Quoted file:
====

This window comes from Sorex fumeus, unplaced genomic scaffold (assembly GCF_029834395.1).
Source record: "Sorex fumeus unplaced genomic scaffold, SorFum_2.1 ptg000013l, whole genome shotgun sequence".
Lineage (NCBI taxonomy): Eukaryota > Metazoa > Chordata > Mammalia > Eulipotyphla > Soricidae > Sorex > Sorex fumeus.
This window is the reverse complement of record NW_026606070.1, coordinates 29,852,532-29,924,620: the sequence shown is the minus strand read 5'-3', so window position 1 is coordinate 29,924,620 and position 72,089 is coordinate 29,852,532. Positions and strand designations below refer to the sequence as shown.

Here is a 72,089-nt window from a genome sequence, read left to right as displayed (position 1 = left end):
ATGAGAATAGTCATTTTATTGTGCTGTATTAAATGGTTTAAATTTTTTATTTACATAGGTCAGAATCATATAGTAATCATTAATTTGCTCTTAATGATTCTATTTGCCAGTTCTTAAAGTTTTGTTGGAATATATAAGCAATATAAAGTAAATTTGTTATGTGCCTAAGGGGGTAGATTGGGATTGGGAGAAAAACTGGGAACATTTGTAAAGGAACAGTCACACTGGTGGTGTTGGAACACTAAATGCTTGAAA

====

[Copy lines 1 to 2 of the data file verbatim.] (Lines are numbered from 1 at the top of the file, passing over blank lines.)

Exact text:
This window comes from Sorex fumeus, unplaced genomic scaffold (assembly GCF_029834395.1).
Source record: "Sorex fumeus unplaced genomic scaffold, SorFum_2.1 ptg000013l, whole genome shotgun sequence".